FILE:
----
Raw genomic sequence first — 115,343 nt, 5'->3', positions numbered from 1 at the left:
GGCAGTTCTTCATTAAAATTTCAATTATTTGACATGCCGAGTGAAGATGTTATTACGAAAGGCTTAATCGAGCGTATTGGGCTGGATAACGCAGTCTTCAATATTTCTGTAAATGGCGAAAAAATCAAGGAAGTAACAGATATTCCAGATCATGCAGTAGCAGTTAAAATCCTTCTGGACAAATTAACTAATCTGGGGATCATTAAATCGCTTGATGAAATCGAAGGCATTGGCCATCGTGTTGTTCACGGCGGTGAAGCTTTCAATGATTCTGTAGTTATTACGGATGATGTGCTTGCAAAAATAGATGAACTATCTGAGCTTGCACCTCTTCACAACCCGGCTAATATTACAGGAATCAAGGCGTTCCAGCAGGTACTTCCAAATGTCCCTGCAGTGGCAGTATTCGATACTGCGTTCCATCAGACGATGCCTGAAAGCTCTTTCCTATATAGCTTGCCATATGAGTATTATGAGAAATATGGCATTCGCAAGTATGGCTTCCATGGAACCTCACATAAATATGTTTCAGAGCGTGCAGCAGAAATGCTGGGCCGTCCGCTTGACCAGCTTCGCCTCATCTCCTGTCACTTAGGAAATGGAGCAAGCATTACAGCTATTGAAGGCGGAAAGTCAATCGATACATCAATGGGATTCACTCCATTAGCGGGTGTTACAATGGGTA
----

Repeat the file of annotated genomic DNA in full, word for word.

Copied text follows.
Raw genomic sequence first — 115,343 nt, 5'->3', positions numbered from 1 at the left:
GGCAGTTCTTCATTAAAATTTCAATTATTTGACATGCCGAGTGAAGATGTTATTACGAAAGGCTTAATCGAGCGTATTGGGCTGGATAACGCAGTCTTCAATATTTCTGTAAATGGCGAAAAAATCAAGGAAGTAACAGATATTCCAGATCATGCAGTAGCAGTTAAAATCCTTCTGGACAAATTAACTAATCTGGGGATCATTAAATCGCTTGATGAAATCGAAGGCATTGGCCATCGTGTTGTTCACGGCGGTGAAGCTTTCAATGATTCTGTAGTTATTACGGATGATGTGCTTGCAAAAATAGATGAACTATCTGAGCTTGCACCTCTTCACAACCCGGCTAATATTACAGGAATCAAGGCGTTCCAGCAGGTACTTCCAAATGTCCCTGCAGTGGCAGTATTCGATACTGCGTTCCATCAGACGATGCCTGAAAGCTCTTTCCTATATAGCTTGCCATATGAGTATTATGAGAAATATGGCATTCGCAAGTATGGCTTCCATGGAACCTCACATAAATATGTTTCAGAGCGTGCAGCAGAAATGCTGGGCCGTCCGCTTGACCAGCTTCGCCTCATCTCCTGTCACTTAGGAAATGGAGCAAGCATTACAGCTATTGAAGGCGGAAAGTCAATCGATACATCAATGGGATTCACTCCATTAGCGGGTGTTACAATGGGTA